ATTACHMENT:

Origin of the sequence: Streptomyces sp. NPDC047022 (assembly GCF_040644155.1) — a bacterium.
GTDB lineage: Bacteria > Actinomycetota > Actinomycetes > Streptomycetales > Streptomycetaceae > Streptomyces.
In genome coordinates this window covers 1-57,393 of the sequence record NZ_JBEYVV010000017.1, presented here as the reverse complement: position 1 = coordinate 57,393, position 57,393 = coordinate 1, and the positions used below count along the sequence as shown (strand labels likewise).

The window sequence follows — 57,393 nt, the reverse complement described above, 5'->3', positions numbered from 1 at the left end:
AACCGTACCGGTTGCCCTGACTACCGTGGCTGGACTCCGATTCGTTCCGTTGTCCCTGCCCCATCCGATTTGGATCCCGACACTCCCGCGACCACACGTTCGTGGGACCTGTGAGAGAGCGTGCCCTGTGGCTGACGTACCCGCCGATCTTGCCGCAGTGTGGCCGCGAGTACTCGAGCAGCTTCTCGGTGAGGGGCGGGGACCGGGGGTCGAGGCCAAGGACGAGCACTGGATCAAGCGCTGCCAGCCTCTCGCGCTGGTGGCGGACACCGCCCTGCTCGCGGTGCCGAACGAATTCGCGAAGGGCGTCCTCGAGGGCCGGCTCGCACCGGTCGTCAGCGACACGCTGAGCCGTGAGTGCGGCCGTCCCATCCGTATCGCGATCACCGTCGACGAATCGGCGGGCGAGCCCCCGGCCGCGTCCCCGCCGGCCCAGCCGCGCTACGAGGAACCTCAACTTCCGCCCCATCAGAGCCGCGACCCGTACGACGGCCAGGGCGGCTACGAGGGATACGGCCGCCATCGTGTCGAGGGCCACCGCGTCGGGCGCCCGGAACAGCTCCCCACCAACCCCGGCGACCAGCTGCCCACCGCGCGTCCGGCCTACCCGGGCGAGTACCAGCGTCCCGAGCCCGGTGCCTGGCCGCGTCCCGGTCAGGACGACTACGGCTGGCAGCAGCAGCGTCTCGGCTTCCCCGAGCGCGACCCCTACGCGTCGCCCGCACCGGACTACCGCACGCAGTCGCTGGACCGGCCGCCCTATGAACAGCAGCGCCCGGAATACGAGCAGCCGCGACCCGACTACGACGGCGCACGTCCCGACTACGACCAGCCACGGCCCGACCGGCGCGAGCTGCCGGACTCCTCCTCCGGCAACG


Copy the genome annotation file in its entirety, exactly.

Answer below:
Origin of the sequence: Streptomyces sp. NPDC047022 (assembly GCF_040644155.1) — a bacterium.
GTDB lineage: Bacteria > Actinomycetota > Actinomycetes > Streptomycetales > Streptomycetaceae > Streptomyces.
In genome coordinates this window covers 1-57,393 of the sequence record NZ_JBEYVV010000017.1, presented here as the reverse complement: position 1 = coordinate 57,393, position 57,393 = coordinate 1, and the positions used below count along the sequence as shown (strand labels likewise).

The window sequence follows — 57,393 nt, the reverse complement described above, 5'->3', positions numbered from 1 at the left end:
AACCGTACCGGTTGCCCTGACTACCGTGGCTGGACTCCGATTCGTTCCGTTGTCCCTGCCCCATCCGATTTGGATCCCGACACTCCCGCGACCACACGTTCGTGGGACCTGTGAGAGAGCGTGCCCTGTGGCTGACGTACCCGCCGATCTTGCCGCAGTGTGGCCGCGAGTACTCGAGCAGCTTCTCGGTGAGGGGCGGGGACCGGGGGTCGAGGCCAAGGACGAGCACTGGATCAAGCGCTGCCAGCCTCTCGCGCTGGTGGCGGACACCGCCCTGCTCGCGGTGCCGAACGAATTCGCGAAGGGCGTCCTCGAGGGCCGGCTCGCACCGGTCGTCAGCGACACGCTGAGCCGTGAGTGCGGCCGTCCCATCCGTATCGCGATCACCGTCGACGAATCGGCGGGCGAGCCCCCGGCCGCGTCCCCGCCGGCCCAGCCGCGCTACGAGGAACCTCAACTTCCGCCCCATCAGAGCCGCGACCCGTACGACGGCCAGGGCGGCTACGAGGGATACGGCCGCCATCGTGTCGAGGGCCACCGCGTCGGGCGCCCGGAACAGCTCCCCACCAACCCCGGCGACCAGCTGCCCACCGCGCGTCCGGCCTACCCGGGCGAGTACCAGCGTCCCGAGCCCGGTGCCTGGCCGCGTCCCGGTCAGGACGACTACGGCTGGCAGCAGCAGCGTCTCGGCTTCCCCGAGCGCGACCCCTACGCGTCGCCCGCACCGGACTACCGCACGCAGTCGCTGGACCGGCCGCCCTATGAACAGCAGCGCCCGGAATACGAGCAGCCGCGACCCGACTACGACGGCGCACGTCCCGACTACGACCAGCCACGGCCCGACCGGCGCGAGCTGCCGGACTCCTCCTCCGGCAACG